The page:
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(William Taylor Webster's sister Indiana was Mrs. Samuel Woods)

Shared by David E. Gregg - Thanks David!

 ( Samuel was off in the war )

December 3rd 1862   

Mr. S. Woods

Dear Sir I received your letter last Thursday and was very glad to hear you was some better. We are all well at present and trust that when these few lines comes to hand they may find you still on the mend. I took Indiana's letter to her immediately and asked father what he thought of things and matters but got little satisfaction from him. He says that somebody had wrote to you and made things out really worse than they was though they are bad enough. He thinks that your horse looks as well as he did when you left home. He is using your wagon and has made way with the corn that you raised on the place. He says that the bargain was that he was to use it and pay it back when he raised corn in the place. He had your wheat thrashed and mixed the wet wheat with the dry and nearly ruined 10 or 12 bushels of it, sides he never half stopped the granary and their was several bushels wasted. Father and me brought two loads to my house and run it through the fan we then took it to Bridgeton and Mr. Spraggue said he would give 70 cts and then said he would rather not take it on the account of the wry. We then took it to Rosedale station and they would not give but 50cts so we took it to Clinton lack were we got 80cts. The two loads came to 39.46cts. He has been down to Bowling Green since I paid your tax and the interest on the money you spoke of in your other letter. He had some money on hands when I was there and said he wanted you to write to him and tell him what to do with it. He did not want to keep it on hand and all so that Brother James did not want to keep what he had. If you think it would be safe in my hands I could use it if I had it immediately before I sell my hogs. If I had 75.00 dollars I would sell 8 or 10 of my least hogs and salt the balance. I have some of them sold at 375. Next I am feeding 36 but expect to kill some of them in a few days. Heavy pork is rating at four to four, 20 good hogs in current at 3 cents gross and there was 3.15 per hundred offered today for two heavy lots. I think the man only offered it to bring up his average and keep them from being graded down on his own. You said something about father selling your stock hog at 4 cts, they will not bring more than 2 cts. John told me there was a man out near Brazil that offered a splendid lot of shtes at 2 cts. There has been some sold at 1 1/2 cts and I would not give over 2. Corn is worth 25 and skarse at that. Father is fixing to keep your hogs and sheep. He has sold your cattle some time ago, I would like to have them but was to late. Mr. Wilson said he was to take care of them but never prepared any wintering for them, he nearly let the calf starve to death and then was bad because he did not get to starve the balance. I am thinking all the while that your horse will suffer when his corn is all fed out, which will last but a short time, but I will see him every week and if he does not feed him he can not keep, for I will have him or will spill the last drop of my blood. I have neither read that letter to Mr. Wilson nor let him read it. I thought it was best to think twice sometimes and hardly speak once. If you put him out of the house you will have to loose all your corn. I am not prepared to say when is best. In short I have a very poor opinion of him and I want you to consider the matter for yourself. It may be better to loose one crop then two and I shall let this lay still till I hear from you again. Your hogs has been doing fine on the must but it is about gone. I will see to getting them up and having them fed. Wilson is letting that lumber of yours get knocked down and split up, I shall notify him to keep it covered up. If you want 75cts per beam you can have it, if not I will try to have it taken care of as much as possible. I am told your hay is getting destroyed. I will see to it in a very few days. Had you of given me authority and time I think you would have been better satisfied, but according to your writing we have not got all of your letters. Write soon without fail and I shall be ready to answer.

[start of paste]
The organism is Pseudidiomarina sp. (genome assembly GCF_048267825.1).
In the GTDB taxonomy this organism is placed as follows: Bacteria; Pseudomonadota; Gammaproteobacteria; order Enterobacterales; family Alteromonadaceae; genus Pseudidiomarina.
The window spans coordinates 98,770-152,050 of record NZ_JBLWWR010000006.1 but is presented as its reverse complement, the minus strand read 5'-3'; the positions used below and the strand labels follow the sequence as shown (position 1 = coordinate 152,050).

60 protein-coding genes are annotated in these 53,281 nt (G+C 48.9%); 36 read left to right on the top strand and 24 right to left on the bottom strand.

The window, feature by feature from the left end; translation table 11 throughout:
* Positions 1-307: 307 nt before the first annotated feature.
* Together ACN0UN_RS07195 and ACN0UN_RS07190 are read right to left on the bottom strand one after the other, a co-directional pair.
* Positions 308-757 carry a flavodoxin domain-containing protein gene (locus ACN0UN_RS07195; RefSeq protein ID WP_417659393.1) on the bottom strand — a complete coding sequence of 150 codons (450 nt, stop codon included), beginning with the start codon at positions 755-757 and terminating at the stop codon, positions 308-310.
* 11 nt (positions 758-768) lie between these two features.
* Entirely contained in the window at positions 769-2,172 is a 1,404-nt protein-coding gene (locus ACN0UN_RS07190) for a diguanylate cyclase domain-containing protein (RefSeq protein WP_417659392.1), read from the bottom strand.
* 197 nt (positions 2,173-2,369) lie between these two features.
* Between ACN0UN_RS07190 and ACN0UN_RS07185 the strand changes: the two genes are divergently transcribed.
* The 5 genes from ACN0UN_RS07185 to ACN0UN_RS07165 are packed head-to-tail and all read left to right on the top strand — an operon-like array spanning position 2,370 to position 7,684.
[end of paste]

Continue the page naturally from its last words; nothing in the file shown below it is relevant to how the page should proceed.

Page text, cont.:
William T. Webster to S. Woods with respect.